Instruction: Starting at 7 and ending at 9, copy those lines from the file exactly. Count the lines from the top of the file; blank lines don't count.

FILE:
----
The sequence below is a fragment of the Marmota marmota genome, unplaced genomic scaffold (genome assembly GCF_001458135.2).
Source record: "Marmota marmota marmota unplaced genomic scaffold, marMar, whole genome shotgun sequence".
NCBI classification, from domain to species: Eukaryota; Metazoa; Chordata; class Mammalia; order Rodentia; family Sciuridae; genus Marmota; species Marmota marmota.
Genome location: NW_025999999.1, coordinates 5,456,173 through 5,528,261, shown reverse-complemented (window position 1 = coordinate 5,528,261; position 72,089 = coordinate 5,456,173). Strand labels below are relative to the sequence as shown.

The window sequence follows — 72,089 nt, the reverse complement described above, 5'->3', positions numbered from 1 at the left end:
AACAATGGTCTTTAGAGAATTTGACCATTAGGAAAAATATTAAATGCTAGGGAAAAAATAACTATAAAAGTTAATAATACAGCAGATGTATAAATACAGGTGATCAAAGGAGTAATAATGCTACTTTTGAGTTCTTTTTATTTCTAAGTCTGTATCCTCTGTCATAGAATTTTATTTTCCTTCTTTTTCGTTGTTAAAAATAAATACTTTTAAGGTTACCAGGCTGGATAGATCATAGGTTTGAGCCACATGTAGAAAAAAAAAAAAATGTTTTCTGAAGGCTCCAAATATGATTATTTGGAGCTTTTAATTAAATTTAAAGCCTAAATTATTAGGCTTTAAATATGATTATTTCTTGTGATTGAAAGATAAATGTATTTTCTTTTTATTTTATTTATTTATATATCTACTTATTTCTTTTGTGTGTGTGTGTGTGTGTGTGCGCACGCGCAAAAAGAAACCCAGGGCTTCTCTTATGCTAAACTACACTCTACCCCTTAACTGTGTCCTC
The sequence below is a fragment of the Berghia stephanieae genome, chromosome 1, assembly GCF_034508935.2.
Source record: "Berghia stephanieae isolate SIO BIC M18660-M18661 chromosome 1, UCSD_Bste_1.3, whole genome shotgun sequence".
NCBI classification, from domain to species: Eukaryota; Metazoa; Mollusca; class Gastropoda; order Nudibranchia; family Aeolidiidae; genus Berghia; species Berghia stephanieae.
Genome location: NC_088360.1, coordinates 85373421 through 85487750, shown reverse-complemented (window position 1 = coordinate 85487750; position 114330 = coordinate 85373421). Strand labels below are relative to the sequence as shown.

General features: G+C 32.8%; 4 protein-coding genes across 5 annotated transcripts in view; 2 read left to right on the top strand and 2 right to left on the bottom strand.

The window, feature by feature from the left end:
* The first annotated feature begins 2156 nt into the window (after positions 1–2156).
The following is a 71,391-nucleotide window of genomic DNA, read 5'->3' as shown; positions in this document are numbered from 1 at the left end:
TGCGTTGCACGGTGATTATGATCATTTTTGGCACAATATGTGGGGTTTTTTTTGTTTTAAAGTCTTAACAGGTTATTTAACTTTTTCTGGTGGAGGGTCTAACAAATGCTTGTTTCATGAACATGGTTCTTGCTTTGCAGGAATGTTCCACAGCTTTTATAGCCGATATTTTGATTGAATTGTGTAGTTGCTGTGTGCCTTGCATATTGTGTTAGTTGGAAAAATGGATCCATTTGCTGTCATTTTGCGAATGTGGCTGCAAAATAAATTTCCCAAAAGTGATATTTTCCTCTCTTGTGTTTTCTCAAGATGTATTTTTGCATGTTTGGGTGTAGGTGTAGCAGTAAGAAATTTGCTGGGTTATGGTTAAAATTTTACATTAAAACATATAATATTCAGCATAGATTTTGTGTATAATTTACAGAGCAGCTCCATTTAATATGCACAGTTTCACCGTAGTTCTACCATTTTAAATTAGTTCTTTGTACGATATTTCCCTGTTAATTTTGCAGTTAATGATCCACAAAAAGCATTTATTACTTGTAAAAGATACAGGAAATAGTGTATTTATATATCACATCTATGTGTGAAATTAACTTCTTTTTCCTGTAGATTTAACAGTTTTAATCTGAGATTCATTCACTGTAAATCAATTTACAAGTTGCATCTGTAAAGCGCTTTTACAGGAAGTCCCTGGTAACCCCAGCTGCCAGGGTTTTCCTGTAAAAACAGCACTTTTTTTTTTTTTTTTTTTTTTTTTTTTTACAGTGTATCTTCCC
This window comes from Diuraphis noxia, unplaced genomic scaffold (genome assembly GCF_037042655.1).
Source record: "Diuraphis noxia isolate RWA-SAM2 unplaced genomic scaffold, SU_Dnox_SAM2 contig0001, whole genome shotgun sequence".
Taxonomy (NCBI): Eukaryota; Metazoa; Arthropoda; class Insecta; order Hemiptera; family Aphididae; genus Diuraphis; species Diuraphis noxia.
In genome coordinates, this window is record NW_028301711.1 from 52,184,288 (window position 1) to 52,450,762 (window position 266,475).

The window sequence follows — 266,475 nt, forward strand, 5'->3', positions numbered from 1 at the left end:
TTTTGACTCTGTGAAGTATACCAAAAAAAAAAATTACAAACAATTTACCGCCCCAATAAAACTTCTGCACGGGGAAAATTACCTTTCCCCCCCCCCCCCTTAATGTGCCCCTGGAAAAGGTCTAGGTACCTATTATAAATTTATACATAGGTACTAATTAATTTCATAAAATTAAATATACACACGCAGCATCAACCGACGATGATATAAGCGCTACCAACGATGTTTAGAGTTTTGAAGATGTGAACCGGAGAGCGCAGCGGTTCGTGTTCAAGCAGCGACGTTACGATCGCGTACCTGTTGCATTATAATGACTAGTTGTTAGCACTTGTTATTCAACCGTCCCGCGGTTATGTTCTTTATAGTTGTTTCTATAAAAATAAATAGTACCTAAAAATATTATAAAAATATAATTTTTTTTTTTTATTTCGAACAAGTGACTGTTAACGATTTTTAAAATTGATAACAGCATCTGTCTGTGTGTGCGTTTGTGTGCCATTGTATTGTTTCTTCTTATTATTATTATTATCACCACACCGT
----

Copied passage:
The sequence below is a fragment of the Berghia stephanieae genome, chromosome 1, assembly GCF_034508935.2.
Source record: "Berghia stephanieae isolate SIO BIC M18660-M18661 chromosome 1, UCSD_Bste_1.3, whole genome shotgun sequence".
NCBI classification, from domain to species: Eukaryota; Metazoa; Mollusca; class Gastropoda; order Nudibranchia; family Aeolidiidae; genus Berghia; species Berghia stephanieae.